Surface owners of private lands should think long and hard before they sign a wind lease agreement. Don't let the spin of public advertising, T. Boone Pickens or the financial incentives that may sound to good to be true, entice you into doing something you may regret in the future. Oh, and by the way, the big proposed Pickens wind farm in west Texas isn't happening, maybe because of this...Protecting Texas? If you are contemplating signing a lease with wind developers, hire a good attorney to review the lease agreement and make sure the sub-surface mineral assets of yours and probably of many, many others are not affected. I don't know the details but I had a landowner near Butte, ND in McHenry County tell me that he wouldn't sign a lease with the wind developers because it might affect his ability to lease out his mineral acres. With the advent of horizontal drilling for oil and gas, so has come the use of mineral interests from one or two adjoining full sections of land that in most cases involves many different mineral owners. As a mineral owner with small family acreage in nine different sections of both Mountrail and Burke Counties, I will openly state that I would seek legal advice if a potential wind turbine project hinders in any way, the exploration or production of my oil and gas mineral interests. In one section of land which our extended family owns the majority of minerals, there are 24 other individuals (most of which I've never heard of) that own the remaining acreage. There is also 14 different mineral or oil companies involved in this same section. After the Iverson oil well was discovered in 1951 near Tioga, ND, thousands of mineral acres were bought, sold or traded off for agricultural equipment, automobiles and other farmstead needs. One to five acre transactions were common.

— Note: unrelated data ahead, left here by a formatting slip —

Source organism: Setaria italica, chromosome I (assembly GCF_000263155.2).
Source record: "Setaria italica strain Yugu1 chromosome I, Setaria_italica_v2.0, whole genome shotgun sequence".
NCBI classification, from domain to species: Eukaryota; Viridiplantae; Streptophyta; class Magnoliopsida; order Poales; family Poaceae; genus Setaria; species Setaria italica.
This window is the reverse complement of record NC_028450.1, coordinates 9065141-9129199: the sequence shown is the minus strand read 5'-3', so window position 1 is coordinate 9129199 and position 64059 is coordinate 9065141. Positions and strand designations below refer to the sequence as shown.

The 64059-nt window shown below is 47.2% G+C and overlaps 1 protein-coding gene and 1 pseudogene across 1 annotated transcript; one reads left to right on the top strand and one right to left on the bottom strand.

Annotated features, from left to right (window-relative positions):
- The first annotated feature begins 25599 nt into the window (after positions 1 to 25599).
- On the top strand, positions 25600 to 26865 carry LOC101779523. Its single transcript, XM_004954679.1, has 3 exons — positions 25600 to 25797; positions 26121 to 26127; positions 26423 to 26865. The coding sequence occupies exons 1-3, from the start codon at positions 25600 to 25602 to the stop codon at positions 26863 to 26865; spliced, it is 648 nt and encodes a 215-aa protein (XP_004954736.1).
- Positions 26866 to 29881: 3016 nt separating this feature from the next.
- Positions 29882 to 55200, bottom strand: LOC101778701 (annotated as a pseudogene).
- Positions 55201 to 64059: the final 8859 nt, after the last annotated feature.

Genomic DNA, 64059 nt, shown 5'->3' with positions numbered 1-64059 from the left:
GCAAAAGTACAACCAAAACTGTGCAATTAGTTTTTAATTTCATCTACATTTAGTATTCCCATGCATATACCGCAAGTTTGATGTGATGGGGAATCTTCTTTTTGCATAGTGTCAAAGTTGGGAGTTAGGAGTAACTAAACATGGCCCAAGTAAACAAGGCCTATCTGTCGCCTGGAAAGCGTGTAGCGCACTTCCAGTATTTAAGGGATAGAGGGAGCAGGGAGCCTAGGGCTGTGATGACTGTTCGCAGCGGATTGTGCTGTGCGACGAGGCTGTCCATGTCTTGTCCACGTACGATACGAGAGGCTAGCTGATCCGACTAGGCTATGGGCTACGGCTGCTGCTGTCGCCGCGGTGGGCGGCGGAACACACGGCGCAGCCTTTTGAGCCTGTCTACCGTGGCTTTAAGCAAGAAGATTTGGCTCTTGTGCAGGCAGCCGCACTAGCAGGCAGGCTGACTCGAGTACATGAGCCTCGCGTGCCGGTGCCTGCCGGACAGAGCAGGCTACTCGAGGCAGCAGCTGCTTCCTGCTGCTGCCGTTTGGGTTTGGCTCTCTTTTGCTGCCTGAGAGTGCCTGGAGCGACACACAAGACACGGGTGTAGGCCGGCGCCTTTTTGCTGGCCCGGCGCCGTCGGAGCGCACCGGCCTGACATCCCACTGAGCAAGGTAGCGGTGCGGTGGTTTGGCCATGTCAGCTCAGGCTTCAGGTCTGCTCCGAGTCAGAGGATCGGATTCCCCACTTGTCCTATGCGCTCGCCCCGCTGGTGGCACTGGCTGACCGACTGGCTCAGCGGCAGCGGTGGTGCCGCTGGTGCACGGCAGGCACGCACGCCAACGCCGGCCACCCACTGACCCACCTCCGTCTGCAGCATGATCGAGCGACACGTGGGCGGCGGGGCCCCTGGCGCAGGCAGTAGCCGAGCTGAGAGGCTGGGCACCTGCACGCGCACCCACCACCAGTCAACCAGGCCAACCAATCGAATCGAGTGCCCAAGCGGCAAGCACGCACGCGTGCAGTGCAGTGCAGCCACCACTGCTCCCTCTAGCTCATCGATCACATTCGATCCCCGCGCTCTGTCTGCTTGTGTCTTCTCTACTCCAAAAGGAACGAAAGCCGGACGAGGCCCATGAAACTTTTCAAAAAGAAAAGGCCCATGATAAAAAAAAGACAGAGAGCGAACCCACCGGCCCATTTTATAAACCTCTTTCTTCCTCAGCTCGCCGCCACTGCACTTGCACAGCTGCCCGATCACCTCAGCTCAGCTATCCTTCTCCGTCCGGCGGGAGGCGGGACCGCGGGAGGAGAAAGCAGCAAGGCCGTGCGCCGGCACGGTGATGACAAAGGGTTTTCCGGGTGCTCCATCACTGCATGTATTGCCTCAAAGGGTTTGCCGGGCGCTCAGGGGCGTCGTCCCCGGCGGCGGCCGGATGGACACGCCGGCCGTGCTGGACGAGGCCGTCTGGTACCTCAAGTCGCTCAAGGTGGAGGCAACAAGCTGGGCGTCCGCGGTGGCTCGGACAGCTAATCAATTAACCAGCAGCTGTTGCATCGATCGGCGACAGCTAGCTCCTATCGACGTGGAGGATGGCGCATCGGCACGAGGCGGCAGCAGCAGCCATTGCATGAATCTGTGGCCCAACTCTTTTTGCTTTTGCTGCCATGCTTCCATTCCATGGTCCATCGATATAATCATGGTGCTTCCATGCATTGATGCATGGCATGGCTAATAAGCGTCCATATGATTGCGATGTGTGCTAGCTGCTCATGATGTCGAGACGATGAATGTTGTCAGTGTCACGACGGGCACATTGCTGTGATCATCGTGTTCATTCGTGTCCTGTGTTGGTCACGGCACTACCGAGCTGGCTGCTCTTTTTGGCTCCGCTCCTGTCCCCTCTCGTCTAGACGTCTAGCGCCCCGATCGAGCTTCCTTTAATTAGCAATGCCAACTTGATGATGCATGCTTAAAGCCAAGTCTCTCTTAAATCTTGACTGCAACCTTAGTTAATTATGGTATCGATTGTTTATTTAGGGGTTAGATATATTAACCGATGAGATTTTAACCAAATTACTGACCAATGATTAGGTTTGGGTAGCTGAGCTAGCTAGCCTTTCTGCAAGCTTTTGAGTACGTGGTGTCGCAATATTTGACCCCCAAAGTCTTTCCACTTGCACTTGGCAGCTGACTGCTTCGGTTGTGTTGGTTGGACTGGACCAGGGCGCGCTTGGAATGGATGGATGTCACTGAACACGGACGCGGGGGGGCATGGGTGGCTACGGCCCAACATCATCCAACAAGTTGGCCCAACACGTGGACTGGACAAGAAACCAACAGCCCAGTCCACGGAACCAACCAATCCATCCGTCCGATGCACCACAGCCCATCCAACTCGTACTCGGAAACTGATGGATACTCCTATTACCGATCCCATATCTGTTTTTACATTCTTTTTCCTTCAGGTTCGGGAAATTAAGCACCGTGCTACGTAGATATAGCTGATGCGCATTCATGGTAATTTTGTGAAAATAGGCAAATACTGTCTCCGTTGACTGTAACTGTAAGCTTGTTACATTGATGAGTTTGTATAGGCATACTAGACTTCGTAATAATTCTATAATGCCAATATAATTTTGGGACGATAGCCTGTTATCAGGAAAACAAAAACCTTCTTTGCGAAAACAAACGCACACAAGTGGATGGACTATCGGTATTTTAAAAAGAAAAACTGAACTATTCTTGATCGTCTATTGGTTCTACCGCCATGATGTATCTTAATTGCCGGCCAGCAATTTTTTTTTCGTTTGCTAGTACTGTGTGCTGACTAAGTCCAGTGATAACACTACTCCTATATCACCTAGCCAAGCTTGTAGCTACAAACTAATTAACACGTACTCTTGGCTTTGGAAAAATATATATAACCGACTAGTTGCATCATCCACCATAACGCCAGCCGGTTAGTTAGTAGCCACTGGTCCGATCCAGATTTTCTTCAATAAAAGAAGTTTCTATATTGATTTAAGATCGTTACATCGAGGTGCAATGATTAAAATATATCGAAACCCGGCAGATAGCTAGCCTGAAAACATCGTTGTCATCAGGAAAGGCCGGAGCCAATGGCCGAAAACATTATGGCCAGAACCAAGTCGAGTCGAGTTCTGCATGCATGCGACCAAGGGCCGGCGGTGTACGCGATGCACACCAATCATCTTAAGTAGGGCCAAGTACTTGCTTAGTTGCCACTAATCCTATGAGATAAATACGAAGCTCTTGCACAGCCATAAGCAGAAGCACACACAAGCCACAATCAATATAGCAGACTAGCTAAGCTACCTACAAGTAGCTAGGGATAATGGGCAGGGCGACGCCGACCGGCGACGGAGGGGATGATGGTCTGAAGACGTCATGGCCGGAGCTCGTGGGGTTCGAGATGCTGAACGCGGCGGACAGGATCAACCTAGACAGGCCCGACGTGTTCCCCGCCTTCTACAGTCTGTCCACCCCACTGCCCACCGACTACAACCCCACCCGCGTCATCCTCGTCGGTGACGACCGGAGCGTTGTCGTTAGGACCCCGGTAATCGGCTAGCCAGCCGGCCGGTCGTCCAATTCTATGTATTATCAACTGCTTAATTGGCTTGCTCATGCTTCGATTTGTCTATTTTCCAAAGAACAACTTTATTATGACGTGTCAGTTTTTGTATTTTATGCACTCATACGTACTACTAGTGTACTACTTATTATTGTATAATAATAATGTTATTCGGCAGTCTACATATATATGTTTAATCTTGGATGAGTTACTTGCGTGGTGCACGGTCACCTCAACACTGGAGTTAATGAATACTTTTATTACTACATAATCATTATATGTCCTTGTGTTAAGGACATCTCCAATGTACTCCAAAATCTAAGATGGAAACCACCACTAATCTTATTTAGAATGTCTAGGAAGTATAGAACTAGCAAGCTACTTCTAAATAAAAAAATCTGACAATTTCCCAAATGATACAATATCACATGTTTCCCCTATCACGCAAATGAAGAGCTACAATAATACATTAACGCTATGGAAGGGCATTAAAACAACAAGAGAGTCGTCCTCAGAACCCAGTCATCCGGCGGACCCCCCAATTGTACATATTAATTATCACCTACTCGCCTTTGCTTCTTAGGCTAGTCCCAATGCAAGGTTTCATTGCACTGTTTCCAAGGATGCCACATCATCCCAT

And what about the thousands of acres in this region that is enrolled in the U.S. Fish & Wildlife Service's wetland and grassland easement programs? What will happen there? According to the Wind-Watch web site, the Fish & Wildlife Service is NOT pro wind turbine. The variables with signing a wind lease are many. The variables with not signing are none. Every landowner that I've talked with say they're leery of the lease agreement. Page after page of small print should make anybody leery. Grabbing a financial fix today and leaving future generations in 25-30 years with worn out wind turbines probably won't be too popular when that time comes. In some ways, it's kind of like the quick financial fix that some landowners experienced years ago when they signed on with the Fish & Wildlife wetland easement program that started in 1958. Today, the wetland easement with it's restrictions holds little liking with area producers. Personal Prediction: If a landowner signs a wind lease agreement, the next generation will wish he or she never had.
Quote from caller to Rush Limbaugh radio show: "... the difference between wind energy and ethanol is you can always abandon the corn fields and replant soybean or use the corn for feed, but once the windmills are up, they'll never come down. It will cost hundreds of millions of dollars to remove them. They won't be removed. They will scar the country side for decades to come, and they will be useless. Some of them are approaching 500 feet tall." Response from Rush: "When down the road we find out that this whole thing has been bogus -- the people that were responsible for it will never, ever get blamed. Confession of a Former Wind Turbine Supporter.
ARTICLE from BobVila.com - Green Backlash: The Wind Turbine Controversy ... Land Values Fall!
The picture on the left shows a flock of Sand Hill Cranes and one Whooping Crane feeding in a farmers field. The odds of an endangered Whooping Crane striking a wind turbine is low but the possibility does exist. And if it happened, who would be responsible for the death of that bird? The landowner or the wind company? You can bet the wind company will have their butts covered somewhere in the lease agreement. WIND MILLS ARE KILLING OUR BIRDS
More Dirty Little Secrets about Wind Energy... and maybe their public meetings?